For taxpayers under an existing Installment Agreement, payments due between April 1 and July 15, 2020 are suspended. Taxpayers who are currently unable to comply with the terms of an Installment Payment Agreement, including a Direct Debit Installment Agreement, may suspend payments during this period if they prefer. Furthermore, the IRS will not default any Installment Agreements during this period. By law, interest will continue to accrue on any unpaid balances.

Q. Will direct debit payments continue to be deducted from my bank for Direct Debit Installment Agreements (DDIAs) during the suspension period?

A. Yes. IRS will continue to debit payments from the bank for Direct Debit Installment Agreements (DDIAs) during the suspension period. However, taxpayers who are unable to comply with terms of their Installment Agreement may suspend payments during this period. Installment agreements will not default due to missing payments during the suspension period through July 15, 2020.

(This FAQ is not included in the Internal Revenue Bulletin, and therefore may not be relied upon as legal authority. This means that the information cannot be used to support a legal argument in a court case.)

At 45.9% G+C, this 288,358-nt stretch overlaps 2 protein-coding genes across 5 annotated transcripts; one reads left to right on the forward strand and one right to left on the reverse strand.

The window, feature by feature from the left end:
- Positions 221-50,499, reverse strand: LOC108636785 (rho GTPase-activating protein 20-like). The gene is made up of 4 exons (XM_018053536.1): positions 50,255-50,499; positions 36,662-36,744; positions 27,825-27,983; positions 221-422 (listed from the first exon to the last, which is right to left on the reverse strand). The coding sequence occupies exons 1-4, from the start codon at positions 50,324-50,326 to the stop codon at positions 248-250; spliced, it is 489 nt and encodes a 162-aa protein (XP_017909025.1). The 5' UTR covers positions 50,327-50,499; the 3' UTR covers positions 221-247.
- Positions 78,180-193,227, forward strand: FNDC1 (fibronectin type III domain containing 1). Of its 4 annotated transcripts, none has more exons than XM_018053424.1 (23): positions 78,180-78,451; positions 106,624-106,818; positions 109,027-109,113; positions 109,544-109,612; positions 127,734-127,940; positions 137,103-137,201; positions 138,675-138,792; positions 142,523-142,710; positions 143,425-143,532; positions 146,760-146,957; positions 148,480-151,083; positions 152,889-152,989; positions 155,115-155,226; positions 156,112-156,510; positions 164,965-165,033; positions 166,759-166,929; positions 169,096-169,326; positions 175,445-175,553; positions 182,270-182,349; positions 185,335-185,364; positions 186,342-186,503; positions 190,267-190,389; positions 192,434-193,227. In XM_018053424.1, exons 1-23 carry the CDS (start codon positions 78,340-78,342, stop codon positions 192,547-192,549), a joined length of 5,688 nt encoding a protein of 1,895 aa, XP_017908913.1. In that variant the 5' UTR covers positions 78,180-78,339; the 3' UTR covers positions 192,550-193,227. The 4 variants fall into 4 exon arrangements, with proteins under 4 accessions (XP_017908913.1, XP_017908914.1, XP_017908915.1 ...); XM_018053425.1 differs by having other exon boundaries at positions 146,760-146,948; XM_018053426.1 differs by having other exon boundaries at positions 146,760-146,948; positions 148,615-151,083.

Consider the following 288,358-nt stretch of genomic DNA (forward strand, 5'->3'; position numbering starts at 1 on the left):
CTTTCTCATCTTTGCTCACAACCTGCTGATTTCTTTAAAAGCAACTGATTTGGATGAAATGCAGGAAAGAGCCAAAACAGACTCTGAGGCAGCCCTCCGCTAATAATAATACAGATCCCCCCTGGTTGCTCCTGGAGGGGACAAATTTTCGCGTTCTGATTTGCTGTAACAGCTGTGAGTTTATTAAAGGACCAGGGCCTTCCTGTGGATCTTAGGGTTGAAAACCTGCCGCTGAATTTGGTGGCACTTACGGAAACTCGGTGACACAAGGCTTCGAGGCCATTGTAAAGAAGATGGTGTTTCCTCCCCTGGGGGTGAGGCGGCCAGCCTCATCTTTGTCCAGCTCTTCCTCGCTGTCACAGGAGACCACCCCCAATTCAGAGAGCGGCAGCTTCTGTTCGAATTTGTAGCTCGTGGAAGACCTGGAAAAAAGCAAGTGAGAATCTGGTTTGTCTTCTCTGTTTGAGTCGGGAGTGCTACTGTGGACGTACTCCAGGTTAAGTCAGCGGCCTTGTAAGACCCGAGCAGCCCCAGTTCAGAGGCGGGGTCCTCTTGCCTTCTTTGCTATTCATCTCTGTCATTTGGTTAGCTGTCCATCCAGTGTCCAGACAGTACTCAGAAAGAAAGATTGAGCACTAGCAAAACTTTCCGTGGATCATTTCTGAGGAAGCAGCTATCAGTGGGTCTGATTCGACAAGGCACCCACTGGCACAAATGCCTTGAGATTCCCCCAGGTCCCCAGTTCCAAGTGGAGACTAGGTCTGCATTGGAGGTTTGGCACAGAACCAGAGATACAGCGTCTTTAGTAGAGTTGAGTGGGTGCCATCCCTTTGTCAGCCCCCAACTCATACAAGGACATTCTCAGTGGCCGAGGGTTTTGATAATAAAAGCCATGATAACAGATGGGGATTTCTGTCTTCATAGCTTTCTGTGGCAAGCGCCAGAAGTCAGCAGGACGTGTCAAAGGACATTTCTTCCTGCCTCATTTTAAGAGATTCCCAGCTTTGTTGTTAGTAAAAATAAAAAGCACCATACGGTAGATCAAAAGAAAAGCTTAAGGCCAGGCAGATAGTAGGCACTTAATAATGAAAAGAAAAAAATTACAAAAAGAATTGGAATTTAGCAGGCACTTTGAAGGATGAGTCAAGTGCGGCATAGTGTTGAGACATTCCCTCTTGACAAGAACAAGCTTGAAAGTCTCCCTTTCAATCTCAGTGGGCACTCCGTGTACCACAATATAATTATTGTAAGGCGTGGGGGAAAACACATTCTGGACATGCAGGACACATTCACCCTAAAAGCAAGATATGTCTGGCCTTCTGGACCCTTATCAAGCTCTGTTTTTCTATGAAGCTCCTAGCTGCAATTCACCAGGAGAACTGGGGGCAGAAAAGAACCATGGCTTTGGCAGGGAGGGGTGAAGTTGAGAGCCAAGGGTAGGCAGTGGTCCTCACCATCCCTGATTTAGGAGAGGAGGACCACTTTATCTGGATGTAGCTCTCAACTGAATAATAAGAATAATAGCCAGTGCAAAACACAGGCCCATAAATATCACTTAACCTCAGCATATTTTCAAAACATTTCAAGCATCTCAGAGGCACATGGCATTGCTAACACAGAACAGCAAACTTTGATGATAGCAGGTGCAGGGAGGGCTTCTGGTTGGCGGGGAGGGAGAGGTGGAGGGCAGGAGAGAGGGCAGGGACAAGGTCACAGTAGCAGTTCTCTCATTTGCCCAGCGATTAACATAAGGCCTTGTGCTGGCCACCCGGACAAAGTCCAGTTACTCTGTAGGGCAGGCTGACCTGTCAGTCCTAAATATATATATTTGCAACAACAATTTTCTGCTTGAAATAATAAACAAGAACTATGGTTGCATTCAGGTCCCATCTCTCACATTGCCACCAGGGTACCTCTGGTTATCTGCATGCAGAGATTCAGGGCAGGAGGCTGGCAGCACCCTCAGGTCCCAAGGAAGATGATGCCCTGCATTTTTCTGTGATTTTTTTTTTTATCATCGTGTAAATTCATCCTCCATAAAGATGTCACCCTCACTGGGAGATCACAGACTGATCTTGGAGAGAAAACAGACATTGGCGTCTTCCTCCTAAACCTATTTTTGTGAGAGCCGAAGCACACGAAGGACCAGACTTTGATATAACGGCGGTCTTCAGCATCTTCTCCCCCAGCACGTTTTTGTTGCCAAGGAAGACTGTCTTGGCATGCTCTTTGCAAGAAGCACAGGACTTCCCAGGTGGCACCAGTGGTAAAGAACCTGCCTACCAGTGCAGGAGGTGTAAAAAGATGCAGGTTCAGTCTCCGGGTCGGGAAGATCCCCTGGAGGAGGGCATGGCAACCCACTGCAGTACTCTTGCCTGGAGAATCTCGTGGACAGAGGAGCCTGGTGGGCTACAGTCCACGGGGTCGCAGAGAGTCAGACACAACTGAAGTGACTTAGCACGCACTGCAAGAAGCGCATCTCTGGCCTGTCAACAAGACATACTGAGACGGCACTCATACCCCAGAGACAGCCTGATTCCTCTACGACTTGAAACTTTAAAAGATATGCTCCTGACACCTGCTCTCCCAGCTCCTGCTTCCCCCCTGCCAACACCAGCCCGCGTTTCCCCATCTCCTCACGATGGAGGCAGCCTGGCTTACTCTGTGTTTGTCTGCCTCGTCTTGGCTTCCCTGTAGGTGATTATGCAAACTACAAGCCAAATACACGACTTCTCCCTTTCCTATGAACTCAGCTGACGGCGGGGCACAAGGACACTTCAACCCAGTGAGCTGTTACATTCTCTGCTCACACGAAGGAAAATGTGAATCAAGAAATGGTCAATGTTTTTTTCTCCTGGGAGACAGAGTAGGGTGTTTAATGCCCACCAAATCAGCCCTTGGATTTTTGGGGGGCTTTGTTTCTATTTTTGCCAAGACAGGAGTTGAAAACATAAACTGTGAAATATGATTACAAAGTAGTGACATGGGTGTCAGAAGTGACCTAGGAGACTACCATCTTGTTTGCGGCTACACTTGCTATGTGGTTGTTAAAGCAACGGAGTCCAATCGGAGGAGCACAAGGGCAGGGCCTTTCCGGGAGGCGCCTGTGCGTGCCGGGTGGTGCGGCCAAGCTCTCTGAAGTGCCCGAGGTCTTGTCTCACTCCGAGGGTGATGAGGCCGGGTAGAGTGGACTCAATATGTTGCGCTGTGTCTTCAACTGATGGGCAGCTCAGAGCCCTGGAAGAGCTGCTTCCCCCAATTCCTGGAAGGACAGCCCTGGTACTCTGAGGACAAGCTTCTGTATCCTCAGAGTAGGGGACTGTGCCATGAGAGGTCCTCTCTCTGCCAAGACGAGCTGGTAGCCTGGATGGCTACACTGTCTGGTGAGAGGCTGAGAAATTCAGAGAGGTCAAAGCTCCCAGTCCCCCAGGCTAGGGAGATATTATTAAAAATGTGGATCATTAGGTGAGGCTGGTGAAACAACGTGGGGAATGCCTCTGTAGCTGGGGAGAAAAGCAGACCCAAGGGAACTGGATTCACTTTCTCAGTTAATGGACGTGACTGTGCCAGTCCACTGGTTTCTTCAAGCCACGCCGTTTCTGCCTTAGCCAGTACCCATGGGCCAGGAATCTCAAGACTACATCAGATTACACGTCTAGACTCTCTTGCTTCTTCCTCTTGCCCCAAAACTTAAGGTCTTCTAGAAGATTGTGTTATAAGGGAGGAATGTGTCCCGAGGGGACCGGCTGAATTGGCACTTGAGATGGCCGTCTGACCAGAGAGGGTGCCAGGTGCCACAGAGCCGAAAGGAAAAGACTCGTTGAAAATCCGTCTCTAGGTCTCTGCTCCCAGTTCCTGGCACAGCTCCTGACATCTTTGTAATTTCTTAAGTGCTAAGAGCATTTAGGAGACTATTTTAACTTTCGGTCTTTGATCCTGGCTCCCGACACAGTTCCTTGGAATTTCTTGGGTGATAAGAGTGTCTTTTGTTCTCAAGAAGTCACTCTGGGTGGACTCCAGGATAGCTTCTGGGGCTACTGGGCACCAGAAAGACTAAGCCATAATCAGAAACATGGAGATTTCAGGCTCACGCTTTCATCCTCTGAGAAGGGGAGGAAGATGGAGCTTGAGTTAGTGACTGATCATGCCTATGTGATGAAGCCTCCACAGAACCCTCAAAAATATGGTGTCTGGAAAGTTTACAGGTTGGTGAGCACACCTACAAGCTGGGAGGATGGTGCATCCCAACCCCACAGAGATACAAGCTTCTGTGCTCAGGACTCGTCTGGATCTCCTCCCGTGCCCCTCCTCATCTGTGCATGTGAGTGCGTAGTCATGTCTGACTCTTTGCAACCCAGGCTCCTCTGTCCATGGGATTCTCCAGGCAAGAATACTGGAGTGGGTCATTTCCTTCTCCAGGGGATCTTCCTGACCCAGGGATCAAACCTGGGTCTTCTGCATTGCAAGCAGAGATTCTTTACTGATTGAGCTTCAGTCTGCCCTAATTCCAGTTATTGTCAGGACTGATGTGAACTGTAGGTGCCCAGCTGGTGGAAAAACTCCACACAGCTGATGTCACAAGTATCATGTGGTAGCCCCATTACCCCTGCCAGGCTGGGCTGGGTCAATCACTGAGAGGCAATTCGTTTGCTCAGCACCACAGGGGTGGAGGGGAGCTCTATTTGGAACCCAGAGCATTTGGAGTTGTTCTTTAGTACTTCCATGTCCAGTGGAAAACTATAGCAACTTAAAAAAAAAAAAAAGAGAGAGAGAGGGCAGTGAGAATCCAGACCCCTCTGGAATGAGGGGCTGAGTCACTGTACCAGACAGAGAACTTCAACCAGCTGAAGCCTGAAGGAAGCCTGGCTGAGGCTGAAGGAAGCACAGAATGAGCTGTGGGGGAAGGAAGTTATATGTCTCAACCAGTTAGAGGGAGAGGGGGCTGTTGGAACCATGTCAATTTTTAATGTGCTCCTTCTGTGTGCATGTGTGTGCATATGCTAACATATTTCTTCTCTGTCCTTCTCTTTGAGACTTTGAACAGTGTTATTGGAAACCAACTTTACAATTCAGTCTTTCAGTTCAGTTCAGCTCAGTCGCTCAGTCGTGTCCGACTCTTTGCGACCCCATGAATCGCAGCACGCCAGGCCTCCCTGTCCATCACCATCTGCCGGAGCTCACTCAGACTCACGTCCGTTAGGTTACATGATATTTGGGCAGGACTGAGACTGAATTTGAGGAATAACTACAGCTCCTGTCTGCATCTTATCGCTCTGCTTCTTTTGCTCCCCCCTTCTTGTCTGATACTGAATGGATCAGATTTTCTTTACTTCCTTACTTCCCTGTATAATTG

(IRS FAQ – IRS.gov) (TTT 06/16/2020)

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People First Initiative: Liens and Levies (Part II)

Topic: People First Initiative: Liens and Levies (Part II)

Q. What should a taxpayer do if they need a lien release, certificate of discharge, or have another lien issue?

A: The IRS is processing all electronically submitted lien certificate applications normally and assigning them within 10 days. To protect the health and safety of IRS employees and taxpayers, the IRS is NOT currently processing lien certificate applications mailed to the Advisory Consolidated Receipts (ACR) site in Florence, Kentucky. The IRS is working to reopen its offices and to restore mail service and will provide updates as the situation changes. The IRS requests that taxpayers use the E-Fax line for our ACR site (844-201-8382) for certificates such as: discharge of property from the federal tax lien; withdrawal of the notice of federal tax lien; and subordination of the federal tax lien. Publication 4235, Collection Advisory Group Numbers and Addresses (PDF), has additional information on the process for submitting applications for lien certificates, and on related topics. Please visit IRS.gov and search “Lien Certificates” for further information.